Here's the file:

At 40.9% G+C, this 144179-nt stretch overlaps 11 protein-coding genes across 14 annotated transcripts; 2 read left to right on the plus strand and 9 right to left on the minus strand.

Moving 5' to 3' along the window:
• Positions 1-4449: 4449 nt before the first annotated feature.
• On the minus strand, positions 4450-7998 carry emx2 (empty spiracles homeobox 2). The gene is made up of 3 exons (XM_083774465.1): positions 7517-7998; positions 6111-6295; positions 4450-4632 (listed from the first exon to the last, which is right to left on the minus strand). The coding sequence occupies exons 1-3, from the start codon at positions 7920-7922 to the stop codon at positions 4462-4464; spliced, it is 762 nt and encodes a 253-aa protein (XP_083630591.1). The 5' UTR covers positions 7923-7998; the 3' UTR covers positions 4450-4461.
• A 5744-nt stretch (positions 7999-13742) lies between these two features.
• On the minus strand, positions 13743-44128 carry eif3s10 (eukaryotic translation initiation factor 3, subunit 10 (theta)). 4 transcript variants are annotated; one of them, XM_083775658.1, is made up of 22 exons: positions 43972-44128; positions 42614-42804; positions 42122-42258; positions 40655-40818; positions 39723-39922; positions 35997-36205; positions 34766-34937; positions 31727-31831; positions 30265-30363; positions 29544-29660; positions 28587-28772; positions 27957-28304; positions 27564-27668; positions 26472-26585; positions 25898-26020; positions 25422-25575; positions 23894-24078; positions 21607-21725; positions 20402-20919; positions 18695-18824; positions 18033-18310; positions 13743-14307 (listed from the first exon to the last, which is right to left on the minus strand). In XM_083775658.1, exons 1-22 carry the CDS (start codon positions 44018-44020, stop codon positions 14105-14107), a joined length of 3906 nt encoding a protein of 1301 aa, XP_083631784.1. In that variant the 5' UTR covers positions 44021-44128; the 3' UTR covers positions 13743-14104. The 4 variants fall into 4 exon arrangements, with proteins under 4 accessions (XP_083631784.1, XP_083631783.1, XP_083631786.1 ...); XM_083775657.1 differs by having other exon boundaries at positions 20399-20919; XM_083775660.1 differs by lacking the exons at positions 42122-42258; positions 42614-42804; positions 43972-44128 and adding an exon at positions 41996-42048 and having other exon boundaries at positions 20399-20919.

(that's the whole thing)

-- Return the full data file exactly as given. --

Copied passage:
At 40.9% G+C, this 144179-nt stretch overlaps 11 protein-coding genes across 14 annotated transcripts; 2 read left to right on the plus strand and 9 right to left on the minus strand.

Moving 5' to 3' along the window:
• Positions 1-4449: 4449 nt before the first annotated feature.
• On the minus strand, positions 4450-7998 carry emx2 (empty spiracles homeobox 2). The gene is made up of 3 exons (XM_083774465.1): positions 7517-7998; positions 6111-6295; positions 4450-4632 (listed from the first exon to the last, which is right to left on the minus strand). The coding sequence occupies exons 1-3, from the start codon at positions 7920-7922 to the stop codon at positions 4462-4464; spliced, it is 762 nt and encodes a 253-aa protein (XP_083630591.1). The 5' UTR covers positions 7923-7998; the 3' UTR covers positions 4450-4461.
• A 5744-nt stretch (positions 7999-13742) lies between these two features.
• On the minus strand, positions 13743-44128 carry eif3s10 (eukaryotic translation initiation factor 3, subunit 10 (theta)). 4 transcript variants are annotated; one of them, XM_083775658.1, is made up of 22 exons: positions 43972-44128; positions 42614-42804; positions 42122-42258; positions 40655-40818; positions 39723-39922; positions 35997-36205; positions 34766-34937; positions 31727-31831; positions 30265-30363; positions 29544-29660; positions 28587-28772; positions 27957-28304; positions 27564-27668; positions 26472-26585; positions 25898-26020; positions 25422-25575; positions 23894-24078; positions 21607-21725; positions 20402-20919; positions 18695-18824; positions 18033-18310; positions 13743-14307 (listed from the first exon to the last, which is right to left on the minus strand). In XM_083775658.1, exons 1-22 carry the CDS (start codon positions 44018-44020, stop codon positions 14105-14107), a joined length of 3906 nt encoding a protein of 1301 aa, XP_083631784.1. In that variant the 5' UTR covers positions 44021-44128; the 3' UTR covers positions 13743-14104. The 4 variants fall into 4 exon arrangements, with proteins under 4 accessions (XP_083631784.1, XP_083631783.1, XP_083631786.1 ...); XM_083775657.1 differs by having other exon boundaries at positions 20399-20919; XM_083775660.1 differs by lacking the exons at positions 42122-42258; positions 42614-42804; positions 43972-44128 and adding an exon at positions 41996-42048 and having other exon boundaries at positions 20399-20919.